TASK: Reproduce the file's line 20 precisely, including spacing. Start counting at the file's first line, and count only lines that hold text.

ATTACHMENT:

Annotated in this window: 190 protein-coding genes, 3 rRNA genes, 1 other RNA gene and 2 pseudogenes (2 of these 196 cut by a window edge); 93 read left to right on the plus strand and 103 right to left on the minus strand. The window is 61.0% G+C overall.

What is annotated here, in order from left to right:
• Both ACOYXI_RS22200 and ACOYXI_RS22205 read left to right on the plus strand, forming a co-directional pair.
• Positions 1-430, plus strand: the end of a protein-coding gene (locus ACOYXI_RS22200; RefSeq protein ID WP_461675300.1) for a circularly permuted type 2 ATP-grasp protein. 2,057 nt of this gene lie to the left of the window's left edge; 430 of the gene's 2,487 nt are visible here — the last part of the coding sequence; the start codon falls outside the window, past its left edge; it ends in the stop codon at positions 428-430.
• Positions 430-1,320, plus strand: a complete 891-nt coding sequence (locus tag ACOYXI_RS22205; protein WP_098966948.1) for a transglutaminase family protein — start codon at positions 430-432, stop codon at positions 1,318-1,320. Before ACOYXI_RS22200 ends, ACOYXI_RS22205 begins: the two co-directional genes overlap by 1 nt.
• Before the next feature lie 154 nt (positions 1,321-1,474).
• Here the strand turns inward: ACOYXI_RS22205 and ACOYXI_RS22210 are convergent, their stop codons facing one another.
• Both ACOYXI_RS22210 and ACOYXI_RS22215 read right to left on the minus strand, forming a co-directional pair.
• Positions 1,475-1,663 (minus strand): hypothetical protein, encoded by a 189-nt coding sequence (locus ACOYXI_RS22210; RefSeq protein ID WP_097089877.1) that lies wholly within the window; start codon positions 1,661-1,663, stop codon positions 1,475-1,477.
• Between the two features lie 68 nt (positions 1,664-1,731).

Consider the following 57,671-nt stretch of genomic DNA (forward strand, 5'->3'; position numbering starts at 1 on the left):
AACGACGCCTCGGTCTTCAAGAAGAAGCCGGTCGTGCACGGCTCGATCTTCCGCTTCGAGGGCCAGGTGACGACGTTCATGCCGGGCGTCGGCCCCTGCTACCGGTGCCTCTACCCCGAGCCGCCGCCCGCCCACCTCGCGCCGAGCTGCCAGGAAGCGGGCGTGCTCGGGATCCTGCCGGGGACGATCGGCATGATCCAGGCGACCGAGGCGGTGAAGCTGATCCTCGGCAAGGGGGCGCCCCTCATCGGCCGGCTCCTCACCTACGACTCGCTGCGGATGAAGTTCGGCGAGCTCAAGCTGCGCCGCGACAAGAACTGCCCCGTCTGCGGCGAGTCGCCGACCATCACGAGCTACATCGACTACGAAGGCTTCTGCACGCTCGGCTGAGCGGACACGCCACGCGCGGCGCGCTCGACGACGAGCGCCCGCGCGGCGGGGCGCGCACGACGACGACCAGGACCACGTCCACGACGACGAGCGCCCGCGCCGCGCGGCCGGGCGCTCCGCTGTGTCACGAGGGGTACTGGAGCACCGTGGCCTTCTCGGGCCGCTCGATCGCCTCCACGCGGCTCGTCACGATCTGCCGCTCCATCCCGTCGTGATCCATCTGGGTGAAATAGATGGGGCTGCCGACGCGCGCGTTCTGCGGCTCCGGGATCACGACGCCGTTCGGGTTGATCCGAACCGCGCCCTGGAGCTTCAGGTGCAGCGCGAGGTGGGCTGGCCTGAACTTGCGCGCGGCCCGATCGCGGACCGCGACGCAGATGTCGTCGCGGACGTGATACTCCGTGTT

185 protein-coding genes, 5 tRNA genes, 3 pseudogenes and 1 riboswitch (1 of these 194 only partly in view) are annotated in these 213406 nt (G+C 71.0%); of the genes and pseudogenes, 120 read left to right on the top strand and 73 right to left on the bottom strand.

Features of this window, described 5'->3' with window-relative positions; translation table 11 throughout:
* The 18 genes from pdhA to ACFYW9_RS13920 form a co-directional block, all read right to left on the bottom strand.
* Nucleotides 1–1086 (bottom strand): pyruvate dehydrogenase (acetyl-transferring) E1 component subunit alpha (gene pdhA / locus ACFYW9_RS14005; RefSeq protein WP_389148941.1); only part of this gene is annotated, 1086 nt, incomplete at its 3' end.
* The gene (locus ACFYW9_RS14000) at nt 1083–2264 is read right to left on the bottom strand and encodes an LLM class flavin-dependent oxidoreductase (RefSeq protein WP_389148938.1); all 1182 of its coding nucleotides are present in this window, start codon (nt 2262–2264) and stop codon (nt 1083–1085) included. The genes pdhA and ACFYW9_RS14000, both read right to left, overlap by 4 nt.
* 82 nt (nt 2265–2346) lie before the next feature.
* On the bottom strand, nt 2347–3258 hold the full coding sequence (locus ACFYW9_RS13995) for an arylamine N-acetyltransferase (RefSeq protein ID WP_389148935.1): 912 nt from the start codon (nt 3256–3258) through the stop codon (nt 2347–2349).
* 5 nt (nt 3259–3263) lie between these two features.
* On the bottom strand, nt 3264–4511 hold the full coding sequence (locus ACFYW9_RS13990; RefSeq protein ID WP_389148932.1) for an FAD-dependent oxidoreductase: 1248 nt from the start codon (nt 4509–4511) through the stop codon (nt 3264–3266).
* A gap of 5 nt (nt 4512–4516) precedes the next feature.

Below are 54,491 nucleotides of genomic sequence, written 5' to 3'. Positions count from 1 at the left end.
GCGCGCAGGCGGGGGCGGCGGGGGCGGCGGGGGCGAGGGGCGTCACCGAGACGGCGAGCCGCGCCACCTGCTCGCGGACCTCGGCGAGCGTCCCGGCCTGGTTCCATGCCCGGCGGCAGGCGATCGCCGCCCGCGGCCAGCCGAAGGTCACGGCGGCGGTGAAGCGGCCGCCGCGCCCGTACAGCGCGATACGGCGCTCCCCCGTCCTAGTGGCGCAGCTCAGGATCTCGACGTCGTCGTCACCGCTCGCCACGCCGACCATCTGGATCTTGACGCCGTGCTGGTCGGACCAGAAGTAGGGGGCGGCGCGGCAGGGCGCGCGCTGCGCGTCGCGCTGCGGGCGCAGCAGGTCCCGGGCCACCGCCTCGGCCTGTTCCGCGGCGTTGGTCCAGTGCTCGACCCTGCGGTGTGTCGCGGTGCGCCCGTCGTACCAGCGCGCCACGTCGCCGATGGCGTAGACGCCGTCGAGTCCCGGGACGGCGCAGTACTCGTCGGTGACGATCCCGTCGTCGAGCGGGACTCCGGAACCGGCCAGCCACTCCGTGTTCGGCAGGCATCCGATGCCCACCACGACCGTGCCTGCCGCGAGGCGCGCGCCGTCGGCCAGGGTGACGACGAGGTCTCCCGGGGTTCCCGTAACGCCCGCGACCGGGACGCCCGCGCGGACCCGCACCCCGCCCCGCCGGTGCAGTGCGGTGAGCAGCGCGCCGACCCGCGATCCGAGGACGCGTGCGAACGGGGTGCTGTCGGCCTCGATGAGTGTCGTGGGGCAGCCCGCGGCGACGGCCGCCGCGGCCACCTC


* 5 nt (nt 3259–3263) lie between these two features.